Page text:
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Glimpse of Fortum’s presence in India’s RE sector?
Fortum is a leading clean energy company that provides its customers with electricity, heating and cooling; as well as smart solutions to improve resource efficiency. Our role is to accelerate the shift towards sustainability by reshaping the energy system, improving resource efficiency and providing smart solutions.
In India, we started our activities in 2012 with an acquisition of an operating 5 MW solar plant in Rajasthan, and with this, Fortum has created a portfolio of 685 MW (435 operating and 250 under development) solar assets in India. We have formed a Joint Venture with Numaligarh Refinery Limited along with Chempolis for setting up a bamboo-based Bio- Refinery Plant. Apart from solar energy, we are also in the business of EV charging stations, with the vertical being named ‘Fortum Charge & Drive’. As a Charge Point Operator, it has a network of more than 3000 smart chargers in the Nordic countries, out of which more than 30% are DC quick chargers. Coming to a key concern, many countries along with India already have a strict limit on the emission of nitrogen oxides; thus, NOx reduction technologies are being widely deployed. Keeping this in mind, Fortum would like to bring its own advanced time and cost saving Primary NOx reduction technology to India, which will help India in reaching its sustainability goals.
Where do you see the Solar Energy industry in India poised for the next 10 years?
In the long run, I believe that there is immense scope of solar power in India and it will inevitably take center stage in the power sector in 10 years’ time. So far, India has contributed considerably to the energy mix when it comes to solar. Prime Minister Narendra Modi’s energy agenda has set an ambitious target for renewables. The aim is to increase renewable capacity on the grid to 175GW by the end of 2022 and 450 GW by 2030. Around 100GW of that capacity is expected to come from solar photovoltaics (PV) by 2020 and 300 GW by 2030. The COVID -19 outbreak has slowed the execution of ongoing projects however the long-term growth of the industry looks intact. Currently, the industry is facing challenges of logistics and liquidity, which will affect the renewable energy targets for this year.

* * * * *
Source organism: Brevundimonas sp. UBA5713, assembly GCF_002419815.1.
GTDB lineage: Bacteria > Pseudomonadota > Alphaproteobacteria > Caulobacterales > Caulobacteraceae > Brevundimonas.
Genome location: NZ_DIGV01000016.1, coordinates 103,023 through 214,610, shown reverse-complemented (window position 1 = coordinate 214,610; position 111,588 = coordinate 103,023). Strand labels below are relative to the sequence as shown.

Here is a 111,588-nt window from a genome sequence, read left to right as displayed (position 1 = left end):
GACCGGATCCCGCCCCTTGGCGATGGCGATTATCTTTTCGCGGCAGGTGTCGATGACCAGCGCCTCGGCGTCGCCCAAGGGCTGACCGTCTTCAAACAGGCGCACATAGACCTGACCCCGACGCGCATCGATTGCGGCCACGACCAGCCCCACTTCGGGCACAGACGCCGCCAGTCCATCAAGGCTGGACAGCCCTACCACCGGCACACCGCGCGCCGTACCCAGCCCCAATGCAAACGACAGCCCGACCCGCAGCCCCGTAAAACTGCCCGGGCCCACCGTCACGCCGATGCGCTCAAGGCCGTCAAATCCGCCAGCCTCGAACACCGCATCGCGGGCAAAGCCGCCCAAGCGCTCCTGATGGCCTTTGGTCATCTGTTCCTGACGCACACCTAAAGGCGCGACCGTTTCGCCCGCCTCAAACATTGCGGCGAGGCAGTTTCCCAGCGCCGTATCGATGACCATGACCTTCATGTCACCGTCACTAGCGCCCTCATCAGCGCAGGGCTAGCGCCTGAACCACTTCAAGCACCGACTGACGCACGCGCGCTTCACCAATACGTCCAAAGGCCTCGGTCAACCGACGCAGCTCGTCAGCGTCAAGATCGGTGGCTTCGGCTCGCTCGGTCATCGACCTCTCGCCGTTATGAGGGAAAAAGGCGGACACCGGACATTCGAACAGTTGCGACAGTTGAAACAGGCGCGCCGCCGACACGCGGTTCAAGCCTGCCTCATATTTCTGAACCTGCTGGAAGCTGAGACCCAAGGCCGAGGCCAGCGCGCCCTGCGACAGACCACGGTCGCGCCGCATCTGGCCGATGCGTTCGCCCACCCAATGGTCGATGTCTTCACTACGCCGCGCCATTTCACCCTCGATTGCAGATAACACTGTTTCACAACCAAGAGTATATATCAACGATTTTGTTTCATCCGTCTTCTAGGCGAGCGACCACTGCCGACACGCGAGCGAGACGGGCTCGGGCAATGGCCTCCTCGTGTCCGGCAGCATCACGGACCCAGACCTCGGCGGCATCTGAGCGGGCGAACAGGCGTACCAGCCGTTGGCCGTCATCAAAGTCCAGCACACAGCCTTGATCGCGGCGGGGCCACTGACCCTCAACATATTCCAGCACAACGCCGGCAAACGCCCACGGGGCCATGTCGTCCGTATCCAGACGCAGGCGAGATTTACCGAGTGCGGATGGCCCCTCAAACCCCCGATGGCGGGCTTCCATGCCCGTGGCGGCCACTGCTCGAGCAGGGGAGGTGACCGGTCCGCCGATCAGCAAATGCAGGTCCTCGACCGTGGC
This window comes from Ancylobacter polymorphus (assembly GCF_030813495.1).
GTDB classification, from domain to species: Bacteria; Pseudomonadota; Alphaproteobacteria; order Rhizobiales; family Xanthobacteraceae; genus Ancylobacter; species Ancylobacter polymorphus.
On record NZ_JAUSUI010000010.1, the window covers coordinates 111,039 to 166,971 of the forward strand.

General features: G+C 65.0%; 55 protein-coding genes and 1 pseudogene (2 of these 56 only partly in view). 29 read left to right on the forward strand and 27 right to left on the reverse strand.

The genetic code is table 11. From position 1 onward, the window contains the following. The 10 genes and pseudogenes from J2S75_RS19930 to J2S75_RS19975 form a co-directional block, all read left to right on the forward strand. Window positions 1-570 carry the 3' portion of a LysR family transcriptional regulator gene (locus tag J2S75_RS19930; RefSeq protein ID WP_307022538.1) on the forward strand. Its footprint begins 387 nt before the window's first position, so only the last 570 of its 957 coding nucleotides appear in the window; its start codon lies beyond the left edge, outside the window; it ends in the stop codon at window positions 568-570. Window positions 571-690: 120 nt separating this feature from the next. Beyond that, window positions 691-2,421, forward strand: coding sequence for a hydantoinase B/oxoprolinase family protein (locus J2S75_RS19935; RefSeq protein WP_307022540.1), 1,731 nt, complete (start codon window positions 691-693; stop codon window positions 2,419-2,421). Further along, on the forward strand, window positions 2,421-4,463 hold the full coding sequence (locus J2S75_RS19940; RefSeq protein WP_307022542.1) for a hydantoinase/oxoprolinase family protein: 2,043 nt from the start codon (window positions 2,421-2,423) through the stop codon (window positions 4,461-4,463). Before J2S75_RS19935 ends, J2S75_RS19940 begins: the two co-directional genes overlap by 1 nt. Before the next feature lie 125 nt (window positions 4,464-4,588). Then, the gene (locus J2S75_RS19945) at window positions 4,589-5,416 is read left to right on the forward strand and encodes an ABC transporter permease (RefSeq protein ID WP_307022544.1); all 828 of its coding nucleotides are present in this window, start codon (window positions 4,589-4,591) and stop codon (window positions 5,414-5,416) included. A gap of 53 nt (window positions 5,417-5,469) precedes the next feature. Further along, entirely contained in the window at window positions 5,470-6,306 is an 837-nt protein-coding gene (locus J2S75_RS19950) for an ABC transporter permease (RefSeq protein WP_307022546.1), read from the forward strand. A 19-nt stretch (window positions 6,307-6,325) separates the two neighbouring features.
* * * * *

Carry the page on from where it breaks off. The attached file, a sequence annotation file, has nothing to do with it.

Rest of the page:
Owing to the plunging cost associated with solar and wind technologies as well as the anticipation of a more carbon-constrained future, the Indian renewable energy space is increasingly growing. The resource potential of India has also been recognised as substantially higher than earlier. Initiatives such as provision of solar parks, off-grid solar rooftop solutions and solar development in rural areas under KUSUM scheme can also help support rapid market development in India. India’s renewable energy growth is primarily propelled by a few driving factors such as considerations to meet energy demands, sustainability, energy security and lower costs.
What do you think about India’s Solar Policies from a holistic perspective and what according to you are the current bottlenecks which may impede growth for this sector?
The Government of India has ambitious plans of generating 100 GW of solar energy capacity by 2022, but the momentum has been severely eroded in the last few months. Issues such as uncertainty around import duties and future tax rates on existing power purchase agreements have dampened investor sentiment. With the imposition of safeguard duty on solar cells, I believe it makes the situation all the more difficult. The safeguard duty will only be justified, and the country can achieve this target, if the domestic industry is able to match cheap imports within two years. We hope that soon the domestic industry will scale up and bring down the cost differential. The disruption caused by the COVID-19 crisis has posed further challenges to the industry.